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Cinematic Releases: Cruella (2021) - Reviewed

Posted By themoviesleuth 1063 days ago on Entertainment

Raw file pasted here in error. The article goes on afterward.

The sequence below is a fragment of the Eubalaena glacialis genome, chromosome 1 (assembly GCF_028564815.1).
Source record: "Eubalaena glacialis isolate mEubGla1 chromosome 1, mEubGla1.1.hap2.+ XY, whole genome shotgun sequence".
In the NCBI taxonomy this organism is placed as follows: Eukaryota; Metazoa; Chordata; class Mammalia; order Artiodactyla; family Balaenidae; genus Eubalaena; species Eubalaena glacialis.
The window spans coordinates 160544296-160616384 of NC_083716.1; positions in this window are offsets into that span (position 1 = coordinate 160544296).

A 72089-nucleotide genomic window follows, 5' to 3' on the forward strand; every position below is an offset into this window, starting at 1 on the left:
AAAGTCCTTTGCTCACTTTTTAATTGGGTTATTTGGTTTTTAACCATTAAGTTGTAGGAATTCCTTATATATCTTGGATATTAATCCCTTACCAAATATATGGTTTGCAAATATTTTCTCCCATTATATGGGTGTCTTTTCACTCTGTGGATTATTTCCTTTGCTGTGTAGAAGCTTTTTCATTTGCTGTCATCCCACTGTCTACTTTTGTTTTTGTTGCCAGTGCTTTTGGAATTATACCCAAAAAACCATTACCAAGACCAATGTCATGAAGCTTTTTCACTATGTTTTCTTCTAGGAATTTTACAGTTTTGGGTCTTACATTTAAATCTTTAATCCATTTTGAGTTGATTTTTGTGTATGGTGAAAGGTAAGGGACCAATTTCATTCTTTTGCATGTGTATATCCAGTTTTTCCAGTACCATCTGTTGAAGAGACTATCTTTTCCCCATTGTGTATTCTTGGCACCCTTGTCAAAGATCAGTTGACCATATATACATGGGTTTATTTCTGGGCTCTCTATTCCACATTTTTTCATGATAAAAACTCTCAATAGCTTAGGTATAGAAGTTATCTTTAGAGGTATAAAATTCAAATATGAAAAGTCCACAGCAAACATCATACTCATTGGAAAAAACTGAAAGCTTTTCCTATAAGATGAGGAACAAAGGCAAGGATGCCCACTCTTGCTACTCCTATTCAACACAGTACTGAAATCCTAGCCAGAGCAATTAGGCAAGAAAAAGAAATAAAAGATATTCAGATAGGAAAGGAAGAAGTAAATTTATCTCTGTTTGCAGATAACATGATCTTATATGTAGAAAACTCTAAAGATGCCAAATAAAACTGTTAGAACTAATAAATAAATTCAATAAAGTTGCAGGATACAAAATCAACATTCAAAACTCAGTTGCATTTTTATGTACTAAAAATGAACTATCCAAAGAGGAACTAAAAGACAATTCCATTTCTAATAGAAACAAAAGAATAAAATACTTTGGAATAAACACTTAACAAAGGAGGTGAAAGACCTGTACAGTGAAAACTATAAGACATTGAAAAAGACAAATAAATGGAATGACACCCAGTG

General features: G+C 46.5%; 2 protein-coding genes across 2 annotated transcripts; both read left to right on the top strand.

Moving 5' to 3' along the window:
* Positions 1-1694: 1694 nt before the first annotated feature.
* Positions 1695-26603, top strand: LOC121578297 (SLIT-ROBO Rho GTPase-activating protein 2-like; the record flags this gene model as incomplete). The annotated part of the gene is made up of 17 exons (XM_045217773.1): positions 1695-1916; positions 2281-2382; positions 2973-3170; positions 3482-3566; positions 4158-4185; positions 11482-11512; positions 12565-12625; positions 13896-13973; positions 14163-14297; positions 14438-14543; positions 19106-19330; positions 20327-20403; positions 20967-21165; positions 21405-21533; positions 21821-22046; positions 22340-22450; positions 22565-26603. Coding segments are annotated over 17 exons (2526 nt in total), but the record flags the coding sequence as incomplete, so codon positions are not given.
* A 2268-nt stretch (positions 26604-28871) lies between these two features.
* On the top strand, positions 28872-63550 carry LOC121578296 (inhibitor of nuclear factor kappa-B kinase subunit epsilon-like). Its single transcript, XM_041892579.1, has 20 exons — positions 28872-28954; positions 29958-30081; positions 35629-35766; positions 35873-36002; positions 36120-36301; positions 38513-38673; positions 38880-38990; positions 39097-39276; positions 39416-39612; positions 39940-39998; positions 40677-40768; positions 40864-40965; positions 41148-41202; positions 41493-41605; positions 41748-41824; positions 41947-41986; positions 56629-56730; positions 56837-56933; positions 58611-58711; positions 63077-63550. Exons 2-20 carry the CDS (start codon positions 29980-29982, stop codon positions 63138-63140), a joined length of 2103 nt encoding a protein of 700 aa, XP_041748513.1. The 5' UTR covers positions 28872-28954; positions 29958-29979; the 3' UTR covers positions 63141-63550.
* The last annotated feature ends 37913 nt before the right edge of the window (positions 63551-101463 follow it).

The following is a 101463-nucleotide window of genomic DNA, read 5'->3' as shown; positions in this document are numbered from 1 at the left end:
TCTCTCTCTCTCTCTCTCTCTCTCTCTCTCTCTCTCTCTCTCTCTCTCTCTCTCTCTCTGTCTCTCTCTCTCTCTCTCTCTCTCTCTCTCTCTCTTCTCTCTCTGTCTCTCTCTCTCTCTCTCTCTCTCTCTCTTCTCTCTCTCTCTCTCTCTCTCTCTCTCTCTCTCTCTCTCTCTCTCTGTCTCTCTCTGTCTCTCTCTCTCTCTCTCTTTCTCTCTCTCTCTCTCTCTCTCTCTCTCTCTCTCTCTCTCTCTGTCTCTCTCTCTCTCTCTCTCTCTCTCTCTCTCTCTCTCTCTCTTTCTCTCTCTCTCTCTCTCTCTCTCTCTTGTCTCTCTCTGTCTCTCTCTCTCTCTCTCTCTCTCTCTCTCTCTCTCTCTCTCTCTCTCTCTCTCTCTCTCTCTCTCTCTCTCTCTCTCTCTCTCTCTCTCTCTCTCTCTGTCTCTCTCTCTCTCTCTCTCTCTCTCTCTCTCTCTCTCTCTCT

http://www.spoilerfreemoviesleuth.com - Courtesy of Walt Disney Pictures As the Disney machine presses onward with their impetus to remake each and every animated property of theirs into a live action shot-for-shot repeat with absolutely no risks or new directions tried out, something strange happened with the arrival of I, Tonya director Craig Gillespie’s Cruella.  A prequel of sorts to the 101 Dalmatians films from 1961 as well as the live action films from 1996 and 2000 starring Glenn Close in the titular role of the villainess, comes as a shock from a company ordinarily known for committee meddling and wiping out any and all traces of an original personality behind the camera.   After delivering their divisive remakes of The Lion King and Aladdin, the Disney company alas has wisely kept out of the way and allowed Gillespie to fashion their boldest and most confident live action picture of the last decade, a film with a sharp fanged attitude, gifted central performances and a unique new look at one of the Disney machine’s most iconic supervillains.  Starring Emma Stone as the title character Estella Miller (Cruella de Vil her soon-to-be alter ego), a brilliant but rebellious pickpocket turned fashion designer who along with her partners in crime Jasper (Joel Fry from In the Earth) and Horace (Paul Walter Hauser) soon crosses paths with the conniving Baroness von Hellman (Emma Thompson), the leader of an elite London fashion house who may or may not have had something to do with the death of Cruella’s mother. From start to finish, with the black-and-white company intro as the blood red Disney logo forms over the castle, Cruella like its feisty antiheroine is bold and means to shake things up.  Commanded by a striking central performance from Emma Stone who is likely to cop an Oscar nomination for her portrayal of one of Disney’s most cunning and frightening villains. Up against her is an equally dangerous Emma Thompson who poses the biggest challenge to Cruella’s upending of contemporary Britain with her increasingly flamboyant antics showing her fashion world up. Courtesy of Walt Disney Pictures The first thing that catches the viewer is the soundtrack which consists of largely British pop and punk rock of the 1960s and 70s including but not limited to The Rolling Stones, The Stooges, The Clash, Deep Purple, Electric Light Orchestra, Queen and Blondie.  Yes it has an original score by Nicholas Britell but mostly it takes a backseat to the film’s use of preexisting rock and roll tracks.  Take for instance a standout sequence, shot in rough handheld photography, where Cruella literally comes out on display in a rock concert number.  It’s an electrifying sequence with a jagged edge unbecoming of most Disney projects but as such is a welcome breath of fresh air for the company.  You simply don’t get Disney movies that rock out like this one does. Then there’s the production design by Fiona Crombie coupled with the film’s brilliant costume design by Jenny Beavan and Tom Davies, recreating London, England from a bygone era as Cruella comes out again and again with an impossible array of stunning costumes which take Great Britain by storm.  Visually the film is brilliantly realized by I, Tonya director of photography Nicolas Karakatsanis, capturing the gloomy yet romantic allure of London while also presenting a rougher than usual aesthetic which will surely remind some viewers of Todd Phillips’ Joker.   The first live-action Disney film in years to step outside of the box and dare to do something different for a change is one of the very best live action pictures the company has put out in a long time.  With a gifted leading performance from Emma Stone, a killer soundtrack and a whole new outlook on one of Disney’s most unforgettable villainesses, Cruella is fresh, bold and an absolute blast to behold!  Courtesy of Walt Disney PicturesAt a time when the Disney company began drawing criticism for stagnant nostalgic retreads of the past, here at long last is one which looks sharply in the opposite direction with footings in the past but with a whole new vision for one of Disney’s greatest characters, evil or not.  Films this good from the Disney machine are rare things of beauty.--Andrew Kotwicki (function() { var zergnet = document.createElement('script'); zergnet.type = 'text/javascript'; zergnet.async = true; zergnet.src = (document.location.protocol == "https:" ? "https:" : "http:") + '//www.zergnet.com/zerg.js?id=59239'; var znscr = document.getElementsByTagName('script')[0]; znscr.parentNode.insertBefore(zergnet, znscr); })();

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